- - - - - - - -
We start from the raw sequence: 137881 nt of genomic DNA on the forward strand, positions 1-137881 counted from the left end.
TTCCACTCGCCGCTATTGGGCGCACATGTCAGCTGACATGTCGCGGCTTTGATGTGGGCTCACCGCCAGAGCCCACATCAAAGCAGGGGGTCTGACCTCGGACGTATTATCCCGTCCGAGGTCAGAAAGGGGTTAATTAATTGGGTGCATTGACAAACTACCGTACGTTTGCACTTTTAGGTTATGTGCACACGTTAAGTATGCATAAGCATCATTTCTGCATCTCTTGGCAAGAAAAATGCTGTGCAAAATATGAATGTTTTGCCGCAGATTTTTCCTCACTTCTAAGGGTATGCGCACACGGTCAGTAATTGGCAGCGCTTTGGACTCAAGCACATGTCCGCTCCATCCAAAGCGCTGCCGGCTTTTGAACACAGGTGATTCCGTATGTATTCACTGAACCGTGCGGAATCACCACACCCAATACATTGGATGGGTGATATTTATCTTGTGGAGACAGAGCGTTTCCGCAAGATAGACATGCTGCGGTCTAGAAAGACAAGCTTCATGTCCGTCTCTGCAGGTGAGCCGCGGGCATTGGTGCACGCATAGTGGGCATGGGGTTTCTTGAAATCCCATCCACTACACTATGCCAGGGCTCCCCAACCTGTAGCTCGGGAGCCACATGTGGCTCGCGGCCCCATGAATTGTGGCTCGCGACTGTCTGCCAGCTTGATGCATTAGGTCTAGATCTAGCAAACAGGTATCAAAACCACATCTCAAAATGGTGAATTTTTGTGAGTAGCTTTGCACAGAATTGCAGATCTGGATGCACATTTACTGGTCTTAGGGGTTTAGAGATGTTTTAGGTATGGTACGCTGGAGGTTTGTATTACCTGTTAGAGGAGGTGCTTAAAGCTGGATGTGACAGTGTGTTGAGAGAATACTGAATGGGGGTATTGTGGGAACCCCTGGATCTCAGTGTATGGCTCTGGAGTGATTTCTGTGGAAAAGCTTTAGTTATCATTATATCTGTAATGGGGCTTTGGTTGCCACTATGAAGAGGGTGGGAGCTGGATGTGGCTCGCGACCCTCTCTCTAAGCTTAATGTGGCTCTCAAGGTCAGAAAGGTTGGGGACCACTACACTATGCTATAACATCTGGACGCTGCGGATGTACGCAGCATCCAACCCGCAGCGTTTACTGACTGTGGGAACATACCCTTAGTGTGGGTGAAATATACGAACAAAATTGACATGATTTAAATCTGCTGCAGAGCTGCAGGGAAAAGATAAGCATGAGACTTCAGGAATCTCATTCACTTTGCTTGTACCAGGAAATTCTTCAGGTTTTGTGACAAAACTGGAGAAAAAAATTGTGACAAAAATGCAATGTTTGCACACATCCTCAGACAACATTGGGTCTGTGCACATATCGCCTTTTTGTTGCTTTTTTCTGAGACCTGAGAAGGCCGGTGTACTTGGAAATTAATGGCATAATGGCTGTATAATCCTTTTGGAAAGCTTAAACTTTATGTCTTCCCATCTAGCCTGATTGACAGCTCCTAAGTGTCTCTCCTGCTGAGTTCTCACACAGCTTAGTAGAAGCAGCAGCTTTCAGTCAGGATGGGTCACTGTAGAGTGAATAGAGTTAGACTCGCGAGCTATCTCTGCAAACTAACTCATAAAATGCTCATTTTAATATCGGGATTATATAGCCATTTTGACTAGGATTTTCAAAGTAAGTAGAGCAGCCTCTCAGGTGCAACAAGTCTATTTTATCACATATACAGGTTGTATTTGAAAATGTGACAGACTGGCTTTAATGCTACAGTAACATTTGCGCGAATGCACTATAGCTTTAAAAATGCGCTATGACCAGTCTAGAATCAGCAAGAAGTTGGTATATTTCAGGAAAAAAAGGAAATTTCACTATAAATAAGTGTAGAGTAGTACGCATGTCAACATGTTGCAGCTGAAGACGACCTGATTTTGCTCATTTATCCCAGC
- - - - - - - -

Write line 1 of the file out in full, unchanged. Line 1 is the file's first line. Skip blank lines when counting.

We start from the raw sequence: 137881 nt of genomic DNA on the forward strand, positions 1-137881 counted from the left end.